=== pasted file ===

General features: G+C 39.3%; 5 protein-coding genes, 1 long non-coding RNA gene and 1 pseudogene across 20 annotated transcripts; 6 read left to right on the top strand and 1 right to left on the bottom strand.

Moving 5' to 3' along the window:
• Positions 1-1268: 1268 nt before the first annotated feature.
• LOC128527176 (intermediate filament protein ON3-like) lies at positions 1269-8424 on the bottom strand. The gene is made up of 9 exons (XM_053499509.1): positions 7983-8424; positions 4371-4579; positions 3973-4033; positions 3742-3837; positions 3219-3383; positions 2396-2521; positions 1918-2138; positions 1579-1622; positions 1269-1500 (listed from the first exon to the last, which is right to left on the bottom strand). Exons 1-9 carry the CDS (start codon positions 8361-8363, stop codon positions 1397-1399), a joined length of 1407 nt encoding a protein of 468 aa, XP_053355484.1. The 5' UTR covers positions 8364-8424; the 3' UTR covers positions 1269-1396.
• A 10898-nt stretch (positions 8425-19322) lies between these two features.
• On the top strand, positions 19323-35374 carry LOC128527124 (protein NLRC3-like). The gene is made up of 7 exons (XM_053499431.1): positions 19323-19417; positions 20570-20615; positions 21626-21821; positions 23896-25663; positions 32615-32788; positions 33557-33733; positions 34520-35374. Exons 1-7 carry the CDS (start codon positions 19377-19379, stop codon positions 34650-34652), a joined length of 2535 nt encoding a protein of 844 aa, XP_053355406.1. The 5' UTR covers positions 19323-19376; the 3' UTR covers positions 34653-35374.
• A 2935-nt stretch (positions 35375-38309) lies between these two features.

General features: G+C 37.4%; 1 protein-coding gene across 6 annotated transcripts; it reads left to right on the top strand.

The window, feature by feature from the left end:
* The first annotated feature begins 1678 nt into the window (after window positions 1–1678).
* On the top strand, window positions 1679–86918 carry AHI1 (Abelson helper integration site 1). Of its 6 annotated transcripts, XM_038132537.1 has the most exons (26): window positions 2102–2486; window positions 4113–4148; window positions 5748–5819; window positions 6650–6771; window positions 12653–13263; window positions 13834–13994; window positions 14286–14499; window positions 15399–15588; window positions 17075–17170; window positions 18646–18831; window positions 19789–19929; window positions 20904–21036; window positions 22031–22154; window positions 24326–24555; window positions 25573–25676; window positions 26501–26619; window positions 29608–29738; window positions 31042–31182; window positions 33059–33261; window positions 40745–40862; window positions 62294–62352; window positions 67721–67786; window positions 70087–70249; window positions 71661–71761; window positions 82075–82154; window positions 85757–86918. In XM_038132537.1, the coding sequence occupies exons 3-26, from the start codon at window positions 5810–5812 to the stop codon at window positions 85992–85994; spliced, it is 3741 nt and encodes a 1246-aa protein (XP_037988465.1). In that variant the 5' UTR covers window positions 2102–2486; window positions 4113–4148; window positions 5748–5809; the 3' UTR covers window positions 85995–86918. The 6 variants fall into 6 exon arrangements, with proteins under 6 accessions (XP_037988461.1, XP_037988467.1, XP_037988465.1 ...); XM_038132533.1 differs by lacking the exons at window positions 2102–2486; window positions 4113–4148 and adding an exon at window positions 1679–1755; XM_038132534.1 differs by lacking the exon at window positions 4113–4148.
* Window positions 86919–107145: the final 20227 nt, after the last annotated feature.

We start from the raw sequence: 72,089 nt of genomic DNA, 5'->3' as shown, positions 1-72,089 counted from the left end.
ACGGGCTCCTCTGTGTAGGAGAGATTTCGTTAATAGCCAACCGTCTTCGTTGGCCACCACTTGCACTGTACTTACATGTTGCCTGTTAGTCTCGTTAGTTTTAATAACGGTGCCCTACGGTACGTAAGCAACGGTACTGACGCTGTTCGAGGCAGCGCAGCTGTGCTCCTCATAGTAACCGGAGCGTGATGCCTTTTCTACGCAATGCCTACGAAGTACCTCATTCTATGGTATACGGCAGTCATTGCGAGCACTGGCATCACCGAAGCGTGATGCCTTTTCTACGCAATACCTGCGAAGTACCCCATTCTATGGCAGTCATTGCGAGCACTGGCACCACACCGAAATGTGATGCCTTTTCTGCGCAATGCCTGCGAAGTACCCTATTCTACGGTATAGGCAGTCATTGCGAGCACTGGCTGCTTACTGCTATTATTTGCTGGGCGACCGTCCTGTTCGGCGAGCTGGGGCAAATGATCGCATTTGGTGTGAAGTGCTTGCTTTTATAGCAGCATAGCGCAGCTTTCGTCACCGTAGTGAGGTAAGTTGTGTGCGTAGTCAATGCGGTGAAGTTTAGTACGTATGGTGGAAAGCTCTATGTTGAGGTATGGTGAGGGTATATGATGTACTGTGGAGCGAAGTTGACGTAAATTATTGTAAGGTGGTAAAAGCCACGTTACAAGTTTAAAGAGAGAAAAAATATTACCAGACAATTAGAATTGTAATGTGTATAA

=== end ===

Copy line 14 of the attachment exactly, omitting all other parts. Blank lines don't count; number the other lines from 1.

ACGGGCTCCTCTGTGTAGGAGAGATTTCGTTAATAGCCAACCGTCTTCGTTGGCCACCACTTGCACTGTACTTACATGTTGCCTGTTAGTCTCGTTAGTTTTAATAACGGTGCCCTACGGTACGTAAGCAACGGTACTGACGCTGTTCGAGGCAGCGCAGCTGTGCTCCTCATAGTAACCGGAGCGTGATGCCTTTTCTACGCAATGCCTACGAAGTACCTCATTCTATGGTATACGGCAGTCATTGCGAGCACTGGCATCACCGAAGCGTGATGCCTTTTCTACGCAATACCTGCGAAGTACCCCATTCTATGGCAGTCATTGCGAGCACTGGCACCACACCGAAATGTGATGCCTTTTCTGCGCAATGCCTGCGAAGTACCCTATTCTACGGTATAGGCAGTCATTGCGAGCACTGGCTGCTTACTGCTATTATTTGCTGGGCGACCGTCCTGTTCGGCGAGCTGGGGCAAATGATCGCATTTGGTGTGAAGTGCTTGCTTTTATAGCAGCATAGCGCAGCTTTCGTCACCGTAGTGAGGTAAGTTGTGTGCGTAGTCAATGCGGTGAAGTTTAGTACGTATGGTGGAAAGCTCTATGTTGAGGTATGGTGAGGGTATATGATGTACTGTGGAGCGAAGTTGACGTAAATTATTGTAAGGTGGTAAAAGCCACGTTACAAGTTTAAAGAGAGAAAAAATATTACCAGACAATTAGAATTGTAATGTGTATAA